Knowing how to dress for video is an often overlooked part of shooting video marketing content – but that doesn’t mean it’s not important.
What Are You Wearing? How to Dress for Online VideoWhile converting PowerPoint to video is a great way to generate professional video marketing content quickly, there are still situations where marketers need to shoot live video footage. There are lots of options and formats for putting people in front of the camera, such as:
- “Talking head” interviews
- Customer testimonials
- “Man on the street” interviews (like this one)
- Whiteboard video demonstrations
- Parodies or other humorous video content
And on and on it goes. But with so much attention paid to planning the shoot, storyboarding the content, securing the talent and more, it’s easy to forget about some of the little things. For example, what should the people on camera wear?
If you’re new to creating video marketing content, the answer may not be obvious, and the people who are scheduled to be on camera might not even know to ask. Here are just a few best practices to keep in mind when considering how to dress for video.
#1. Dress comfortably. It’s only natural that a person being recorded on camera will want to look their best, but you don’t want what they wear to affect their performance. If a person is uncomfortable on camera, it will show, so it’s a good idea to have them choose an outfit that makes them feel relaxed and confident.
A suit jacket might look great, but it can also be restricting for some people. Too many layers can get warm under the lights or in certain weather. It sounds simple, but small details like these can make a big difference when it comes to how the folks on camera perform.
#2. Avoid stripes and tight patterns. Flannel was a great look for Pearl Jam videos (back when they made videos – “Evenflowwwwww!”), but stripes and patterns are rarely a good fit for video marketing content. More often than not, they’ll distract the viewer from the message you’re trying to get across. Best practice? Stick to solids.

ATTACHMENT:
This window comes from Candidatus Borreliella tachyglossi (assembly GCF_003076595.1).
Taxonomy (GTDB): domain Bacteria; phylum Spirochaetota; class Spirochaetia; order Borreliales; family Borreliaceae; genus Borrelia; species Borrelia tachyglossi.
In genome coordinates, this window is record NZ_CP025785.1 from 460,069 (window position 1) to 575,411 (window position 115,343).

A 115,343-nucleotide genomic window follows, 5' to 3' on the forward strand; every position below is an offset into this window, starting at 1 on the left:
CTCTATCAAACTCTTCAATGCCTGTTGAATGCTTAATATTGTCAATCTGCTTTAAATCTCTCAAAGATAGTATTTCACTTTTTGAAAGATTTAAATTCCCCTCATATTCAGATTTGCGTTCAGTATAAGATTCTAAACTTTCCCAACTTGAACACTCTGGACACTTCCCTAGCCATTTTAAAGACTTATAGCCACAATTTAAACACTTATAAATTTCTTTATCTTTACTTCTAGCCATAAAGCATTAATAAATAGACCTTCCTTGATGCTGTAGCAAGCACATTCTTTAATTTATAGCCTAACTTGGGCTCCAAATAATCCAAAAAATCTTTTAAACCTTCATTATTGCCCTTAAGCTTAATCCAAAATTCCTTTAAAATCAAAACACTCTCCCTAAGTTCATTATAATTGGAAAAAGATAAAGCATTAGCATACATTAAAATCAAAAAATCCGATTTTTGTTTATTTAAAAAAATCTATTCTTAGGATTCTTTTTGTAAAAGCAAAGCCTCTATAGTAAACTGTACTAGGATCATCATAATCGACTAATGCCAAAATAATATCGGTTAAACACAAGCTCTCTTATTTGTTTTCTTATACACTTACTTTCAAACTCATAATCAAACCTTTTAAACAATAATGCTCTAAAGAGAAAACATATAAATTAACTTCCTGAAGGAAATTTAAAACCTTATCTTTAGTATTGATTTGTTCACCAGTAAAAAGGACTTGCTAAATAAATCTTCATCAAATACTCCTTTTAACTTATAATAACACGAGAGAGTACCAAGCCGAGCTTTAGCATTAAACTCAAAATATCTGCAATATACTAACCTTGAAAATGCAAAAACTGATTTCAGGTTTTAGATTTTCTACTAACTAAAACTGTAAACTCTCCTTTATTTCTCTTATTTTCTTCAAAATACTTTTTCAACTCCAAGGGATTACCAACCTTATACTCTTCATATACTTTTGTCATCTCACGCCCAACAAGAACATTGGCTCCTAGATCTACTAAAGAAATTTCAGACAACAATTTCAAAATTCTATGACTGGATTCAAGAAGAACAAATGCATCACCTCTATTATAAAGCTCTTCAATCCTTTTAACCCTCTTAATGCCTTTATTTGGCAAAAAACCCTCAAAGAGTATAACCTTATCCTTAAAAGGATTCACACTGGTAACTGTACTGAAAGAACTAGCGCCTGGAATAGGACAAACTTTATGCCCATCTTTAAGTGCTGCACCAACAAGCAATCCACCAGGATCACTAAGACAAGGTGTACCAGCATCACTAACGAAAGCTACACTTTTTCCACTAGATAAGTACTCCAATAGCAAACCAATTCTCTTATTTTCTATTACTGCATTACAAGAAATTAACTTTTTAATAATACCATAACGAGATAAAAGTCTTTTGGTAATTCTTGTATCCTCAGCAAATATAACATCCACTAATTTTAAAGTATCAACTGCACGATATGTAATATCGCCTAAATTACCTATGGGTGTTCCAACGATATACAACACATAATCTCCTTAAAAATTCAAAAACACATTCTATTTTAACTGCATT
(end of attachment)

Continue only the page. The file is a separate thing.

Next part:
#3. Don’t go too light or too dark. In general, muted colors are recommended and tend to look the best on camera. It’s also important to consider background colors when thinking about how to dress for video. For example, a black shirt in front of a black background could create a “floating head” effect, which is… well… kind of creepy for a marketing video. Make sure the colors chosen have enough contrast.
#4. Say no to logos. This might not come up often, but when creating video marketing content, you probably don’t want another brand splashed all over the screen. Make sure on-camera folks dress professionally for the day and leave the Nike sweatshirts at home.
#5. Remember the mic. For “talking head” style videos (not to be confused with Talking Heads videos), you may find yourself… with the need to use a lavaliere or clip-on microphone (sorry, couldn’t help myself). Of course, that means you’ll need something to clip it to, and pinching it on the front of a long-sleeve T-shirt won’t look very nice.
For men, the necktie is a good option for a lavaliere, or you can have them string it under their shirt and clip it above one of their buttons. Women rarely wear ties, but a button-down shirt, jacket lapel or cardigan-style sweater are all very microphone-friendly clothing options.
#6. Leave the big jewelry at home. I’m not saying married people need to discard their wedding bands for the sake of the camera, but you still want to make sure any jewelry worn doesn’t distract the viewer. Dangly bracelets and earrings, elaborate necklaces or large broaches can be noisy (especially when using a lavaliere), or create a shine that distracts the eye. Again, you want to keep your audience focused on the message, not how much bling the people on camera are wearing.
So there you have it – six simple steps that will help you figure out how to dress for video the next time the need arises. For more tips and advice on shooting video marketing content, check out our on-demand webinar, Taking the Intimidation Out of In-House Video Production.
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